More serious conditions such as a rotator cuff injury may require surgery. If your pain is caused by something unrelated to the structures in the shoulder or back, such as a heart condition, you may require interventions like medication or lifestyle changes.


Pain between the shoulders is pretty common. Sometimes it's caused by a pulled muscle or an injury, such as a shoulder separation. But it can also be a sign of something more serious, like heart disease or cancer.

If you're feeling this type of pain, particularly if it's worsening or persistent, see your healthcare provider. And if you have other symptoms like chest pain or shortness of breath, call 911.

A Word From Verywell

Pain is the way your body lets you know something's wrong. Listen to your body. Even if they're serious, many medical conditions are easier to treat in the early stages.

And remember that you are always free to seek a second opinion if you feel you could benefit from one. You might consider starting with an orthopedist, as this specialist focuses on the musculoskeletal system (i.e, your bones, joints, muscles, and so on).

Frequently Asked Questions

  • When should you worry about upper back pain between shoulder blades?

    Upper back pain between the shoulder blades can be a symptom of a heart attack, stroke, or another serious cardiac event.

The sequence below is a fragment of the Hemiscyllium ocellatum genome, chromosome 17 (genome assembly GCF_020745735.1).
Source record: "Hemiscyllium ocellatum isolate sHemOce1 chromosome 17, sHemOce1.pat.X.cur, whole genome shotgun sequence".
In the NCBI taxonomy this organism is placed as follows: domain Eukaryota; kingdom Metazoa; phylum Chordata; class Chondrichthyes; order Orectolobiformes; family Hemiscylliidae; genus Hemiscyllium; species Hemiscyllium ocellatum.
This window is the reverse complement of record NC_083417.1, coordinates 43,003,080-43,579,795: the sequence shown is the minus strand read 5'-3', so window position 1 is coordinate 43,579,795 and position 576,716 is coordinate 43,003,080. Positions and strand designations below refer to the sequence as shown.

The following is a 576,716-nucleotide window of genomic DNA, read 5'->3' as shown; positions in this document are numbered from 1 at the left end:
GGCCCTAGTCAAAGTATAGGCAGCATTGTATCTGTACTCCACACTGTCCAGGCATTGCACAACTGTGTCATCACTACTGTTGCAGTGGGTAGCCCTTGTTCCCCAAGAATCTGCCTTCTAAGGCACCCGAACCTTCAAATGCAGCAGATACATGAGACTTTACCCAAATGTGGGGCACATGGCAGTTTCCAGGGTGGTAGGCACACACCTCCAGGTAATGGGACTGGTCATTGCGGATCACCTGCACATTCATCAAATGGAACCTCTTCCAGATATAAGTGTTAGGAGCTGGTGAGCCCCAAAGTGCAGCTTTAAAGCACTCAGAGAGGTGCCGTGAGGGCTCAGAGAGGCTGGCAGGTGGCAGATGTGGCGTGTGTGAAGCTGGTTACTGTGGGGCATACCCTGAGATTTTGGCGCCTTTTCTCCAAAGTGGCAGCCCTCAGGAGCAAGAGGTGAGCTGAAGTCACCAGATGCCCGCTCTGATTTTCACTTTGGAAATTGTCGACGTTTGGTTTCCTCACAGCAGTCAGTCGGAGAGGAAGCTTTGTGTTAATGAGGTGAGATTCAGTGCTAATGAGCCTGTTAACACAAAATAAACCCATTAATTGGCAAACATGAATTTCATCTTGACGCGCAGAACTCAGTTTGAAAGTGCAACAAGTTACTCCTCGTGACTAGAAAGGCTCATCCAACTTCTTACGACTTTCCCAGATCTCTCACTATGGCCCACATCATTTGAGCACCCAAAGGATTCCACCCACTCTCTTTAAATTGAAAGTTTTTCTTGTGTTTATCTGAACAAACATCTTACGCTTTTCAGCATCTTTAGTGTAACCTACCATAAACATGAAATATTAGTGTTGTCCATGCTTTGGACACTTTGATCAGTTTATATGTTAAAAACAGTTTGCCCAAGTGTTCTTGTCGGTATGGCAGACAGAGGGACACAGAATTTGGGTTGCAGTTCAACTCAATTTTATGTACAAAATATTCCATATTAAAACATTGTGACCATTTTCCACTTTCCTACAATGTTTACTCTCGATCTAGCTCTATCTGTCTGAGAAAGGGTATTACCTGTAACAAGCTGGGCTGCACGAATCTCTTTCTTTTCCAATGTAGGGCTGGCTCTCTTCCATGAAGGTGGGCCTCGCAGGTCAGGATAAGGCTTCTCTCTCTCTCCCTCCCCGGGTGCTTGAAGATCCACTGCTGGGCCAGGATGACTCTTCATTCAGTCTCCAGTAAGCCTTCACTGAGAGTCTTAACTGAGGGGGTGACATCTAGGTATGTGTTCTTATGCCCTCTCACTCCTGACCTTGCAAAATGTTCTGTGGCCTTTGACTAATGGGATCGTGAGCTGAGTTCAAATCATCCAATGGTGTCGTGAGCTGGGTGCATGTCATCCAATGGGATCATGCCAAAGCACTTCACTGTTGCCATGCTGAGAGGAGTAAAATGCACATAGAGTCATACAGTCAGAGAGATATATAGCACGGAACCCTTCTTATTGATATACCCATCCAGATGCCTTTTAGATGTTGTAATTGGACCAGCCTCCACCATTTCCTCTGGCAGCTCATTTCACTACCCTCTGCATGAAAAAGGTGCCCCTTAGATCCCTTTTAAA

If you experience pain between your shoulder blades accompanied by chest pain, lightheadedness, or shortness of breath seek immediate medical attention. 

  • Can pain between shoulder blades indicate a lung problem?

    Yes, debilitating pain between the shoulder blades can indicate a pulmonary embolism. This occurs when a blood clot in the leg travels to the lungs. Other symptoms can include shortness of breath, dizziness, sweating, clammy skin, fever, and swelling in the legs and feet. 

  • How do you relieve mild back pain between shoulder blades?

    Musculoskeletal pain can be relieved with a combination of ice or heat, over-the-counter pain relievers, and prescription medications. Stretching exercises or chiropractic manipulations can also help.

    If the pain is chronic, talk to your healthcare provider about getting a referral to physical therapy. A physical therapist can address the root causes and teach you exercises to help relieve the pain.

8 Sources
Verywell Health uses only high-quality sources, including peer-reviewed studies, to support the facts within our articles. Read our editorial process to learn more about how we fact-check and keep our content accurate, reliable, and trustworthy.
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By Lynne Eldridge, MD
 Lynne Eldrige, MD, is a lung cancer physician, patient advocate, and award-winning author of "Avoiding Cancer One Day at a Time."